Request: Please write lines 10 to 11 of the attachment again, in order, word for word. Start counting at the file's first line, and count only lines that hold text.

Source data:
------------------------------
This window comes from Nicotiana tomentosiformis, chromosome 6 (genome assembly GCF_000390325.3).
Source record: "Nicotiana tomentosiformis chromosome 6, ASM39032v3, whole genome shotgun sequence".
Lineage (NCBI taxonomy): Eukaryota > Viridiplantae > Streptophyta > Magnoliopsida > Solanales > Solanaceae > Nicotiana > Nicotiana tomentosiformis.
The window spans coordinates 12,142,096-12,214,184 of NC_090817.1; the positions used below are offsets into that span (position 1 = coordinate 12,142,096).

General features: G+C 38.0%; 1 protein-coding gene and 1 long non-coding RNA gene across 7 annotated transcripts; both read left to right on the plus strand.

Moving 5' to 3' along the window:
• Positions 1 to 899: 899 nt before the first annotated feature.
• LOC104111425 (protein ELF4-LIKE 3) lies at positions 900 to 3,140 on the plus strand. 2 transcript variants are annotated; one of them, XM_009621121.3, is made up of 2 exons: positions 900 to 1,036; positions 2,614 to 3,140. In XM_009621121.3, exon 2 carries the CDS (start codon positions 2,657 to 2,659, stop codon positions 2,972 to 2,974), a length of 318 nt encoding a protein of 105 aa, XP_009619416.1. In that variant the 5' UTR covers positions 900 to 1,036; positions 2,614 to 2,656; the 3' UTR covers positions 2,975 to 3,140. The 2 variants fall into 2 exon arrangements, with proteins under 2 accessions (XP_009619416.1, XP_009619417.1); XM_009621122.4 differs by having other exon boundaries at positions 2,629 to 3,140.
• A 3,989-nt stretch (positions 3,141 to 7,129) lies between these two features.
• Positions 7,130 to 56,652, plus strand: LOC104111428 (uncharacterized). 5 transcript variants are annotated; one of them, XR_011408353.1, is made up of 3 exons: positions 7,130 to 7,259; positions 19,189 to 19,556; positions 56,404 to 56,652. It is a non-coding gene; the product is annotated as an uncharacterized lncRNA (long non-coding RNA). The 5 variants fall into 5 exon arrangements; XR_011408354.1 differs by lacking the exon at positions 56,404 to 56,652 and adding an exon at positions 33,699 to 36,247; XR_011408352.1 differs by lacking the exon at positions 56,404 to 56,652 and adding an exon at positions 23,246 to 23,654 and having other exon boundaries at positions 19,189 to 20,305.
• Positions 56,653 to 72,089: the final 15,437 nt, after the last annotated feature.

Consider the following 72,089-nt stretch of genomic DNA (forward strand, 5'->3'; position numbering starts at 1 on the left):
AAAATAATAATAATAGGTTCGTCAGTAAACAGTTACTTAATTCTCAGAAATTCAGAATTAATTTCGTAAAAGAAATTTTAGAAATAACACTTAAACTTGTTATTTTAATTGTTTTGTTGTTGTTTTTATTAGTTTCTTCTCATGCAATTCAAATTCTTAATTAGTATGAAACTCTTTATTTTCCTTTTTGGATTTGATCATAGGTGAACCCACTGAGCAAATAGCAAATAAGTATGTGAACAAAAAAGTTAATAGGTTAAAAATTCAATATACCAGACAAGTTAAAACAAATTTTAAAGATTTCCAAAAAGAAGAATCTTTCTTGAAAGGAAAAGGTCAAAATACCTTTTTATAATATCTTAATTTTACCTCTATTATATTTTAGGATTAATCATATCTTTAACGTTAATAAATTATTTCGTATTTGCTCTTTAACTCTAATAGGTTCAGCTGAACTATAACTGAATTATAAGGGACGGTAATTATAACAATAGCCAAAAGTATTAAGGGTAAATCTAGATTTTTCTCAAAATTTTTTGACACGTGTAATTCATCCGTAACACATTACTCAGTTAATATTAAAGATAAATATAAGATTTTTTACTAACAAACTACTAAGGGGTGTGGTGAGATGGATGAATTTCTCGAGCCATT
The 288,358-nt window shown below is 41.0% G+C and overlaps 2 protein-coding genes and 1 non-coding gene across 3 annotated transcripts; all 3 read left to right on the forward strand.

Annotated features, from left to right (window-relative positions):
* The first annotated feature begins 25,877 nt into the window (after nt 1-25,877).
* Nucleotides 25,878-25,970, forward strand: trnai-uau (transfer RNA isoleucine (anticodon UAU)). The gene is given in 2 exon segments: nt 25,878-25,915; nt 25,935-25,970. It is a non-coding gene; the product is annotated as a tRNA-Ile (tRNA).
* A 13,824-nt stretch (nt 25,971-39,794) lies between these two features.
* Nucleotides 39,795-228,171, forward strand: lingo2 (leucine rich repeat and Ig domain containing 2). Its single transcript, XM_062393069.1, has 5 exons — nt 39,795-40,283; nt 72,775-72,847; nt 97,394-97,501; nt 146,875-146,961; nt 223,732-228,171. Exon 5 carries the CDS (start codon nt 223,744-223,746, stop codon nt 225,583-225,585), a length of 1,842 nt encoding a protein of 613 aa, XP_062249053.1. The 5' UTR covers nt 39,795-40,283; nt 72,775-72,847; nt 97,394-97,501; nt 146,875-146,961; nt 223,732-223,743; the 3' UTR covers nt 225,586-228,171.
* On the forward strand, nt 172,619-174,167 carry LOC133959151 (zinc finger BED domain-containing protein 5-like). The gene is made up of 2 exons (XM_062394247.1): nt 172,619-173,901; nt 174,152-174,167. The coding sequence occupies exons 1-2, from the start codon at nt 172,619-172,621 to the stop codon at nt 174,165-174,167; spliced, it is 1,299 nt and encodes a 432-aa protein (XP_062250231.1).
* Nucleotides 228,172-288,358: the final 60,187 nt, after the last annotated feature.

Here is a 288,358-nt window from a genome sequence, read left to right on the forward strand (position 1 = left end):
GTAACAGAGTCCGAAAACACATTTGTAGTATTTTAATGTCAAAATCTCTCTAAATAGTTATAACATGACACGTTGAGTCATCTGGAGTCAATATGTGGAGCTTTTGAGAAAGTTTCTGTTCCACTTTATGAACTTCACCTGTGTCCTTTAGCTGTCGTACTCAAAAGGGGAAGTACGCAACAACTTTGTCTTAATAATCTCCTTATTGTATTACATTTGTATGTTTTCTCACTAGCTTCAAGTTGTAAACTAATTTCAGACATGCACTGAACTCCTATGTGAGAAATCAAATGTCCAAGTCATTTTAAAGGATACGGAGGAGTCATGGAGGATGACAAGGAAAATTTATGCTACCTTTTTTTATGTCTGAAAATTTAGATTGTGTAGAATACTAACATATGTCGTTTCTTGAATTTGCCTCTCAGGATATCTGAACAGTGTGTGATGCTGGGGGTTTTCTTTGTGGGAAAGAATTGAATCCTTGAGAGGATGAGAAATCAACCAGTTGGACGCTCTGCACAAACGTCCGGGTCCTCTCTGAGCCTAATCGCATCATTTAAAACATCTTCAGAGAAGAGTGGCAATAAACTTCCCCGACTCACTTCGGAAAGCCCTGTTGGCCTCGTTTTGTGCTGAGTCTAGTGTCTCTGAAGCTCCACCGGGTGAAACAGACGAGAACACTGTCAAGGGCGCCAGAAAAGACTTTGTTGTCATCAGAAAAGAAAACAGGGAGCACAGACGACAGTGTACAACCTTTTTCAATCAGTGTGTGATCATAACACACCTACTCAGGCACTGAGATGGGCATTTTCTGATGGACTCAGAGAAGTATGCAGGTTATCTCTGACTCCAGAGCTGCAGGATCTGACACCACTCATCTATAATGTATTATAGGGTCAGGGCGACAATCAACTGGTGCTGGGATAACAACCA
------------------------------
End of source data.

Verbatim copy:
• Positions 7,130 to 56,652, plus strand: LOC104111428 (uncharacterized). 5 transcript variants are annotated; one of them, XR_011408353.1, is made up of 3 exons: positions 7,130 to 7,259; positions 19,189 to 19,556; positions 56,404 to 56,652. It is a non-coding gene; the product is annotated as an uncharacterized lncRNA (long non-coding RNA). The 5 variants fall into 5 exon arrangements; XR_011408354.1 differs by lacking the exon at positions 56,404 to 56,652 and adding an exon at positions 33,699 to 36,247; XR_011408352.1 differs by lacking the exon at positions 56,404 to 56,652 and adding an exon at positions 23,246 to 23,654 and having other exon boundaries at positions 19,189 to 20,305.
• Positions 56,653 to 72,089: the final 15,437 nt, after the last annotated feature.